It was beginning to seem more like winter every day. The white oak had lost most of its leaves and on some mornings the chickens' watering pans were covered with a thin layer of ice. Old Pudge, the hunting dog, lay curled up in a ball next to the back door, out of the wind. The air had the smell of wood smoke coming from the pot-bellied heating stove.Daddy started hunting at night now. He took down the carbide lamp, cleaned it, and filled it halfway with small gray carbide pellets. When he added water, the pellets sizzled inside the lamp, forming a gas that ignited when he put a match to it. He clipped the lamp to his cap and it gave enough light for him to see how to get through the woods.
Pudge wagged his tail and barked, excited to be going on a chase. He was a fine dog; Daddy had been offered $100 for him, but good coon dogs were hard to find. A good dog meant there would be more hides to sell; 35 cents for opossum hides, and skunk hides brought $1.00 each. Raccoons were the animals Daddy liked best to hunt because their hides brought $2.00 to $3.00 each.
Uncle Dewey came after dark with his hounds and the two men left, the dogs straining at their leashes, eager to be freed. At the foot of Turkey Mountain, Pudge picked up a coon's trail. He let out a shrill bark and Daddy turned him loose. The men walked carefully through the thick undergrowth of briers and vines. They heard the dogs in the distance. Daddy recognized Pudge's bark; he was treed!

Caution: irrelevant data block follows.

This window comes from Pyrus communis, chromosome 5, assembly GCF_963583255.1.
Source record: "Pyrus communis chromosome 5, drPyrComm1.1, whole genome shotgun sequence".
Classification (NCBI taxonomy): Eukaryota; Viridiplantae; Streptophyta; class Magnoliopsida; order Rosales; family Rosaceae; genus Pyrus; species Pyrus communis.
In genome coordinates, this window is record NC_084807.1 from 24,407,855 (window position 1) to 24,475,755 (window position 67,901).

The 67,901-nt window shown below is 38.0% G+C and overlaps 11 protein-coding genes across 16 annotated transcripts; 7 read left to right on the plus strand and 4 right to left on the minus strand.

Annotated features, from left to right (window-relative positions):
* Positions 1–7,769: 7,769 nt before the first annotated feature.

When Daddy and Uncle Dewey reached the dogs, they were barking with every breath, at the base of a big sweet gum tree, and clawing, trying to get to the animal overhead. Daddy aimed the light from the carbide lamp up into the branches of the tree; the animal turned one eye to the light. "It's a coon alright! A coon will always turn one eye to the light! Get him Pudge!"
He raised the gun to his shoulder, took aim, and fired. The coon ran to the other side of the tree and jumped. He ran; the dogs gave chase again, hot on his trail! The coon took refuge under a rock ledge along the creek. "I believe we've lost this one; we might as well head on back home."
The next morning, Daddy skinned the two opossums he had killed the night before. He stretched the hides over boards and hung them on the wall of the smokehouse to dry. Two hides meant only seventy-five cents, but the excitement of the hunt had been worth much more.
Thank you for the comments you have made about my stories. Some have suggested that I put them in a book. Well, actually, they are from a book I wrote for my grandchildren, titled, "In the Shade of the White Oak". I wanted the kids to know what life was like for us in the 40s and early 50s, the first ten years of my life. Right now they aren't too interested in the stories; older people, who remember these things, have seemed to enjoy it though. Other parts from the book may be found under the label "family". Charlotte